Australia’s Direct Action Plan in its current form would only achieve GHG cuts of 11% below 2000 levels by 2025, analysts Reputex said Tuesday, far below the target range the government is expected to commit to.
Environment Minister Greg Hunt has said the Direct Action Plan – including the A$2.55 billion ($1.91 bln) Emissions Reduction Fund and the safeguard mechanism – will be the government’s key weapon to battle emissions in the future.
Reputex released analysis estimating that the plan would achieve a cut of 11% from 2000 levels, or 18% from 2005 levels, by midway through the next decade.
That would leave Australia well short of emission cuts around 26-30% below 2005 levels, as some members of Cabinet are thought to want.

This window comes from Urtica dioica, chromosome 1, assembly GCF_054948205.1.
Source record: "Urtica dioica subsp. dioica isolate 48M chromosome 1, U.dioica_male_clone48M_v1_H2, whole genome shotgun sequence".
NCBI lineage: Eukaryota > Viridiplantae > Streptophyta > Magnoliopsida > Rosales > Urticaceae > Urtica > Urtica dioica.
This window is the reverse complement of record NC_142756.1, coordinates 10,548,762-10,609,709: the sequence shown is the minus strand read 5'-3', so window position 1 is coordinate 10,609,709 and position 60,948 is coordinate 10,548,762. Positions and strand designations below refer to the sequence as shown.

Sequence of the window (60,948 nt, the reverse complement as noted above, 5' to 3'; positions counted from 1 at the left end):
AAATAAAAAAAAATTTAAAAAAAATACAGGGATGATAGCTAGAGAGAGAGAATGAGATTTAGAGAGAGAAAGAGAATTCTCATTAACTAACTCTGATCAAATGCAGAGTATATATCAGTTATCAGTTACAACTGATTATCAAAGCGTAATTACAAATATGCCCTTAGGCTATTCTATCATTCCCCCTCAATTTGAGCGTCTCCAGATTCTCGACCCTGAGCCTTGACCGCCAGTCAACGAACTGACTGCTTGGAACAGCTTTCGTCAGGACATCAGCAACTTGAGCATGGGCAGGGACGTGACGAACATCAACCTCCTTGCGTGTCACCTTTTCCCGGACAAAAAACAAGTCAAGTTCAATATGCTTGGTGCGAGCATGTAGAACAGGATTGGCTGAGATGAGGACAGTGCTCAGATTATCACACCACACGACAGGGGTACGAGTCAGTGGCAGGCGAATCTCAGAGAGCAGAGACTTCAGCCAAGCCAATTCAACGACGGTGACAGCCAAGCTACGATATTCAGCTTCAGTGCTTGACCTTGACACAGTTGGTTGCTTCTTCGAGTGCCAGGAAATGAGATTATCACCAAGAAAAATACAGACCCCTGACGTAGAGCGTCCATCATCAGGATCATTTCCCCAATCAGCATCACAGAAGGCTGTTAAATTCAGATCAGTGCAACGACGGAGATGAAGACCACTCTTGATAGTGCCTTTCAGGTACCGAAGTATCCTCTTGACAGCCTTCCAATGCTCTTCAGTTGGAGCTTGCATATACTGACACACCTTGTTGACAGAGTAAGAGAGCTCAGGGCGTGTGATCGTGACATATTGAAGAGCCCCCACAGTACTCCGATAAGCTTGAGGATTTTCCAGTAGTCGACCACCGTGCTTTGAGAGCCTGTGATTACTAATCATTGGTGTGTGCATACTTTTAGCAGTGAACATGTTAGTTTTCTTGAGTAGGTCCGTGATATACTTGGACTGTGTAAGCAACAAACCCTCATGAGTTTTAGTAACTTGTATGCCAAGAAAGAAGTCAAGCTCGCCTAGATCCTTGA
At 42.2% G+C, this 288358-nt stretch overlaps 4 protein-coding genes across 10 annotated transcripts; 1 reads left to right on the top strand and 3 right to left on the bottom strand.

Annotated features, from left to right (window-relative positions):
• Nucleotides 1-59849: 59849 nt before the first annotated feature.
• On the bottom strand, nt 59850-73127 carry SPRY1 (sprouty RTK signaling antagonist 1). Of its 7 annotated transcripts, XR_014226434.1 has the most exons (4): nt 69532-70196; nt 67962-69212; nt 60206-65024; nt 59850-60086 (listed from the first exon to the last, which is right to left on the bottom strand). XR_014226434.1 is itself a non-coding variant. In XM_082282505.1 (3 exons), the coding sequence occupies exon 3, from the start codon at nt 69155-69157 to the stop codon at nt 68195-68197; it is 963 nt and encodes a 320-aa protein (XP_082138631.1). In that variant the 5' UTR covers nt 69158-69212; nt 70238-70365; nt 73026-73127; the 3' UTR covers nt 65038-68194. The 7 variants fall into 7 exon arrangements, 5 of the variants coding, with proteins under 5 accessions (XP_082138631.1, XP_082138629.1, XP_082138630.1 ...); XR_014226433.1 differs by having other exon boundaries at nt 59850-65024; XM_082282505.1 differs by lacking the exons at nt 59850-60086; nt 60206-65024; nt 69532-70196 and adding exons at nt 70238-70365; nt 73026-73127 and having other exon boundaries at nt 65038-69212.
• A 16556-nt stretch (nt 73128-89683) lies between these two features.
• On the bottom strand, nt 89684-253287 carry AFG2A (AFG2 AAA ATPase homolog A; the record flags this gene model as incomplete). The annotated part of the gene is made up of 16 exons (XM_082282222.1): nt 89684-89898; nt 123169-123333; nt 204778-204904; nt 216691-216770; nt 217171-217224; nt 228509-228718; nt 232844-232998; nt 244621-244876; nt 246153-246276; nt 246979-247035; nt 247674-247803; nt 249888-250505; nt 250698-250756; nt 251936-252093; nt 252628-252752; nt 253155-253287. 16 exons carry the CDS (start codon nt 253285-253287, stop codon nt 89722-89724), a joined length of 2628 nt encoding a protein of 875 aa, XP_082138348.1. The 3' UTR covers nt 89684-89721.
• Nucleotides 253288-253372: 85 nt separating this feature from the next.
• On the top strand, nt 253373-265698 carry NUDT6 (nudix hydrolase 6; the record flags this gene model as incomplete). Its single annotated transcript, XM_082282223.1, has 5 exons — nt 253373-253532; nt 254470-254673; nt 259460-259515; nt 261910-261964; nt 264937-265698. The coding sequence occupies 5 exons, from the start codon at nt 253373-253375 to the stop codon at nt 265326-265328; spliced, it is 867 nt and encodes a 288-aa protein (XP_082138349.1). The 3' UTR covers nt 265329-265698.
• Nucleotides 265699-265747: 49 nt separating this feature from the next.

“While Australia has many options to reduce emissions – such as through greater fuel switching away from fossil fuel electricity – current government policy is unlikely to incentivise many low-carbon activities from being implemented,” Bret Harper, Reputex’ head of analysis, said.
“Should the Direct Action Plan remain as currently designed, we estimate that Australian emissions are unlikely to fall below 500 million tonnes by 2025,” he added. “This indicates that the government’s Direct Action Plan will need to be significantly strengthened to meet the post-2020 emissions target.”
The analysts said the ERF is likely to run out of cash already next year, while the safeguard mechanism as proposed by the government will not do a good job of restraining emissions growth from power, LNG and coal.
“Businesses therefore have no additional financial incentive to invest in emissions reduction projects or offsets,” Harper said.
Australia is expected to announce its post-2020 target later this month, which is likely to be followed by a debate on which policies the nation needs to meet that target.
By Stian Reklev – firstname.lastname@example.org